Introducing Heritage Open Days…
Heritage Open Days is England’s largest festival of history and culture, bringing together over 2,500 organisations and 40,000 volunteers. Every year, over four days in September, places of every age, style and function welcome visitors free of charge, staging events as wide-ranging as a Silent Disco on Hastings Pier, a town-wide mapmaking exercise in Sunderland and the record for the longest line of bunting in Winchester. In 2016, three million visitors from across Great Britain took advantage of the festival’s 5,000 events.
Our Change Creation Plan
We want to increase our relevance, our inclusivity and our impact. Central to Heritage Open Days is a belief that culture and heritage belong to everyone, and we are committed to enabling volunteers, organisers and visitors from every social, religious and cultural background to share, experience and enjoy their heritage.
Begun as part of a European initiative to provide access to and increase care for the built environment, Heritage Open Days has evolved naturally into a broader celebration of heritage, tangible and intangible. We are keen to push this even further, to ‘flatten’ the definition of heritage and empower a body of organisers whose diversity reflects England’s, to ensure that everyone’s story is told and that everyone can play a part in shaping and sharing ‘place’ at a local and national level.
We are keen to challenge ourselves and others to question what heritage is and to whom it belongs. We want to advocate for positive appropriation and equip people to be custodians of their own culture.
We believe Heritage Open Days, in a revitalised and contemporary iteration, can advocate to decision makers, key holders and those in power on behalf of everyday heritage champions and smaller organisations. We’re keen likewise to explore ways to maximise the impact of our organisers on place-making endeavours, local plans and other civic projects beyond Heritage Open Days, building capacity and confidence to take an active role in local decision making, preservation and community life.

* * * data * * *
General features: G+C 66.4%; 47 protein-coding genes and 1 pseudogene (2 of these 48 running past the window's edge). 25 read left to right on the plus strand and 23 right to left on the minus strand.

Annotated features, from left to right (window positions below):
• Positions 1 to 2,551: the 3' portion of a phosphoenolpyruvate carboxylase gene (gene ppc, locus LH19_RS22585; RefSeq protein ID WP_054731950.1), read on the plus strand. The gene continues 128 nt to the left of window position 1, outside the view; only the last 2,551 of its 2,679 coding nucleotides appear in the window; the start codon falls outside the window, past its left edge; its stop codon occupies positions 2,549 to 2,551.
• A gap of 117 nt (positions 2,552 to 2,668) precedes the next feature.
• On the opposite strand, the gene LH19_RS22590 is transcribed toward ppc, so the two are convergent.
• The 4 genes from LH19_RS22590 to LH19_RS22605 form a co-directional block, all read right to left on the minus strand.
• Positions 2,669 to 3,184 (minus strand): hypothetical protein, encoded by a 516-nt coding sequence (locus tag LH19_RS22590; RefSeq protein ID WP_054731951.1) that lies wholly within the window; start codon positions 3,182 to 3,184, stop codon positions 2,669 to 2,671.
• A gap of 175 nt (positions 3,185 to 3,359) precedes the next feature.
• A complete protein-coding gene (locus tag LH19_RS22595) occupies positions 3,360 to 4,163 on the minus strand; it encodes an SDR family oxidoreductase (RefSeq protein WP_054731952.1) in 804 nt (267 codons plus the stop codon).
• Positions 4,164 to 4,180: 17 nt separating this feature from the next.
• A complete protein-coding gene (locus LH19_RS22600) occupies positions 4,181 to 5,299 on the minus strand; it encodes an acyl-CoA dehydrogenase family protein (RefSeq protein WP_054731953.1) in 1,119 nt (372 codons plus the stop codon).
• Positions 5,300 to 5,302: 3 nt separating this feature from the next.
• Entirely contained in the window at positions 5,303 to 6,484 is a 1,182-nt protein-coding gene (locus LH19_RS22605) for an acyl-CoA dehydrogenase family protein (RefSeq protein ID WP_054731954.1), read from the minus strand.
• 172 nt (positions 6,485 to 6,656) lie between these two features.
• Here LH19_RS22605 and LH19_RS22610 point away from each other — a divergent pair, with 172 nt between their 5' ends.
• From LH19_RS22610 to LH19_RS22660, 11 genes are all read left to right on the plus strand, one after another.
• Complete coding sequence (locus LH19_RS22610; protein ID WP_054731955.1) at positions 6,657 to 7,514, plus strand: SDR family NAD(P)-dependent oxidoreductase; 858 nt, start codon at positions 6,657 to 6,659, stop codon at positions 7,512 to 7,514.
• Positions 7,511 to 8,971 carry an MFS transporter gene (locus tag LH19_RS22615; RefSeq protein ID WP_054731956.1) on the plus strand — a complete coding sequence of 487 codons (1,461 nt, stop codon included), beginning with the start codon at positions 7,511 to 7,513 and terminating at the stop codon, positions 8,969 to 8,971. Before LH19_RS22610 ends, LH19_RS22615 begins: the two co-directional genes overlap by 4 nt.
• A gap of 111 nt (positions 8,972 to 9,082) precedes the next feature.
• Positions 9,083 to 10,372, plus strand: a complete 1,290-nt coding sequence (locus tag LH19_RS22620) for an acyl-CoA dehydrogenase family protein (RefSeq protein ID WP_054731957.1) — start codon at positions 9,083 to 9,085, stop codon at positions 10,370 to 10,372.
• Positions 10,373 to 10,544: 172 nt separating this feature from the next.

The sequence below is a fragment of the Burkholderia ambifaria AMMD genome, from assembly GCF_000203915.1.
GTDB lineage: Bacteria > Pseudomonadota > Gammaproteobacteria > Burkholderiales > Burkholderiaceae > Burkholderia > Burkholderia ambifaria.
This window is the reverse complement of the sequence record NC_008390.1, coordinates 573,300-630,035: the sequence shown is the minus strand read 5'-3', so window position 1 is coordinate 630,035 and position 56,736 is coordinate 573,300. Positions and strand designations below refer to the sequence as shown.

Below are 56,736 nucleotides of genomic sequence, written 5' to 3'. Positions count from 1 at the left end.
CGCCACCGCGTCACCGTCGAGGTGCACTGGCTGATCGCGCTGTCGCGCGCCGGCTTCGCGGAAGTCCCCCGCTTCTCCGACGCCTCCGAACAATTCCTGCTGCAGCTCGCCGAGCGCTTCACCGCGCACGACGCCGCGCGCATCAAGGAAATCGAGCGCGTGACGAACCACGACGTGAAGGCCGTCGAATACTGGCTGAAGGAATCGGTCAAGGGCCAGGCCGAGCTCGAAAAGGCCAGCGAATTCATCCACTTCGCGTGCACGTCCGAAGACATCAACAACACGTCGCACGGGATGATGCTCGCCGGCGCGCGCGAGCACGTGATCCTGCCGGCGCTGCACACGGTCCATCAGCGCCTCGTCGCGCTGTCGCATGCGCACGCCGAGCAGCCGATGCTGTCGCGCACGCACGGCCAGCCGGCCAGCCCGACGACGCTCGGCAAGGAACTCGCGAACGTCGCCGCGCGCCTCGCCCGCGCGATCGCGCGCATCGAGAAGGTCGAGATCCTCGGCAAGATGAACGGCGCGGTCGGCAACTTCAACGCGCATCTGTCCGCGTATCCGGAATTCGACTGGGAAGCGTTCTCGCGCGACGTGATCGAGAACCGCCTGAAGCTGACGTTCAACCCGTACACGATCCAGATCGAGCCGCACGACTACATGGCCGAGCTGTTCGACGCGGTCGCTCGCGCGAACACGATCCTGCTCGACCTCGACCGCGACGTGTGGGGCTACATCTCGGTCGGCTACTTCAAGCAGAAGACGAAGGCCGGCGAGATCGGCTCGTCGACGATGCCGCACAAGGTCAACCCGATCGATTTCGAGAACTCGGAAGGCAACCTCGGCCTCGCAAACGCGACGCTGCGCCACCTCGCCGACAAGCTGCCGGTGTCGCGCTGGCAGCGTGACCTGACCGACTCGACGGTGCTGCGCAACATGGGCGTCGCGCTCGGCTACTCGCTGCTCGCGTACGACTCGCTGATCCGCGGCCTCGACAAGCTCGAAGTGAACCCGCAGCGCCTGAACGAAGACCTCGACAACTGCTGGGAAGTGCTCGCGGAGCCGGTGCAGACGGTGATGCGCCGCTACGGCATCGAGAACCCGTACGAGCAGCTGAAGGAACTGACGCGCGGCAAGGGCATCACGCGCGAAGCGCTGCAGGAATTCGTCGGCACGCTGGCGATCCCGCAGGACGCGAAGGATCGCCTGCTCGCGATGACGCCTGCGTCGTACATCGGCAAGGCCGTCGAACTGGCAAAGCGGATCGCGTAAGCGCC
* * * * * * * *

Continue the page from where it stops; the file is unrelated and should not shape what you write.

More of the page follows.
Annie attended Brown University (USA) and Mansfield College, Oxford University, achieving a degree in Renaissance and Early Modern Studies. Having worked as an actress at theatres throughout she studied at GSA/University of Surrey before working at Nuffield Theatre in Southampton, where she eventually became Producer. Annie joined Heritage Open Days as Manager at the start of 2017 where she oversees the national strategy and delivery of the festival. Working with a wide range of individuals and organisations, she is keen to help HODs evolve and continue to flourish.
Denise’s National Trust career started 15 years ago, as national Learning Adviser for Cultural Heritage. Since 2002, Denise has led and played a key role in a wide range of projects. These include a national Schools Arts Partnership, transforming the role of 12,000 visitor-facing volunteers; developing the Trust’s approach to service, leading the strategic drive to turn the Trust into a family friendly organisation, overseeing and leading the growth of Heritage Open Days into England’s largest heritage festival, as well as supporting significant property transformation projects, including most recently Clandon Park and Sutton Hoo.